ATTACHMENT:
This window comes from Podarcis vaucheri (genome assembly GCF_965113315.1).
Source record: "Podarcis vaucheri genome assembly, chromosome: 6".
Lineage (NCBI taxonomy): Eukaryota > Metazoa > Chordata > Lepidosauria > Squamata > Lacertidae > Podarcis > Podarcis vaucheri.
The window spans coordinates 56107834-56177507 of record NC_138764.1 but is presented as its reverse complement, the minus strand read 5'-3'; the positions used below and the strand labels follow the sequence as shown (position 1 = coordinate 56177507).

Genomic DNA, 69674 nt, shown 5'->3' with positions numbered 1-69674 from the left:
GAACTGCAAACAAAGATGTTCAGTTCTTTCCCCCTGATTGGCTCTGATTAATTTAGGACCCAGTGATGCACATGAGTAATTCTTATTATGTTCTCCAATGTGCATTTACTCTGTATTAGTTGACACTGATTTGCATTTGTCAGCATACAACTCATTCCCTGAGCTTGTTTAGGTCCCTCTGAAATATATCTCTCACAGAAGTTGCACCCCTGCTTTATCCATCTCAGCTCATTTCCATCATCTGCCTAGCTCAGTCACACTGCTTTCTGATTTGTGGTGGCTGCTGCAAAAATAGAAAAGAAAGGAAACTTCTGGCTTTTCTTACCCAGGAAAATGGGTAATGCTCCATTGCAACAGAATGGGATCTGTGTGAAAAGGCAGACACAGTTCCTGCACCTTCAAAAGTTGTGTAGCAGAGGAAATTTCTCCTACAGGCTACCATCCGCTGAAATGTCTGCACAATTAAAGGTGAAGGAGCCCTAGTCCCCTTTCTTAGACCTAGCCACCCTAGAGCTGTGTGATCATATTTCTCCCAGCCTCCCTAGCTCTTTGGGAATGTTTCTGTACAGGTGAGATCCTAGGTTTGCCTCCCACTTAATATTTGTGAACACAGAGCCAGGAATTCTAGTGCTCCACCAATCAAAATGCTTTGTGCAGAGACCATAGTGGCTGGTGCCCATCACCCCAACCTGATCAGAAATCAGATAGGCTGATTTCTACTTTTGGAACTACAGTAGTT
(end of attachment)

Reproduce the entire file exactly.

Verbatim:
This window comes from Podarcis vaucheri (genome assembly GCF_965113315.1).
Source record: "Podarcis vaucheri genome assembly, chromosome: 6".
Lineage (NCBI taxonomy): Eukaryota > Metazoa > Chordata > Lepidosauria > Squamata > Lacertidae > Podarcis > Podarcis vaucheri.
The window spans coordinates 56107834-56177507 of record NC_138764.1 but is presented as its reverse complement, the minus strand read 5'-3'; the positions used below and the strand labels follow the sequence as shown (position 1 = coordinate 56177507).

Genomic DNA, 69674 nt, shown 5'->3' with positions numbered 1-69674 from the left:
GAACTGCAAACAAAGATGTTCAGTTCTTTCCCCCTGATTGGCTCTGATTAATTTAGGACCCAGTGATGCACATGAGTAATTCTTATTATGTTCTCCAATGTGCATTTACTCTGTATTAGTTGACACTGATTTGCATTTGTCAGCATACAACTCATTCCCTGAGCTTGTTTAGGTCCCTCTGAAATATATCTCTCACAGAAGTTGCACCCCTGCTTTATCCATCTCAGCTCATTTCCATCATCTGCCTAGCTCAGTCACACTGCTTTCTGATTTGTGGTGGCTGCTGCAAAAATAGAAAAGAAAGGAAACTTCTGGCTTTTCTTACCCAGGAAAATGGGTAATGCTCCATTGCAACAGAATGGGATCTGTGTGAAAAGGCAGACACAGTTCCTGCACCTTCAAAAGTTGTGTAGCAGAGGAAATTTCTCCTACAGGCTACCATCCGCTGAAATGTCTGCACAATTAAAGGTGAAGGAGCCCTAGTCCCCTTTCTTAGACCTAGCCACCCTAGAGCTGTGTGATCATATTTCTCCCAGCCTCCCTAGCTCTTTGGGAATGTTTCTGTACAGGTGAGATCCTAGGTTTGCCTCCCACTTAATATTTGTGAACACAGAGCCAGGAATTCTAGTGCTCCACCAATCAAAATGCTTTGTGCAGAGACCATAGTGGCTGGTGCCCATCACCCCAACCTGATCAGAAATCAGATAGGCTGATTTCTACTTTTGGAACTACAGTAGTT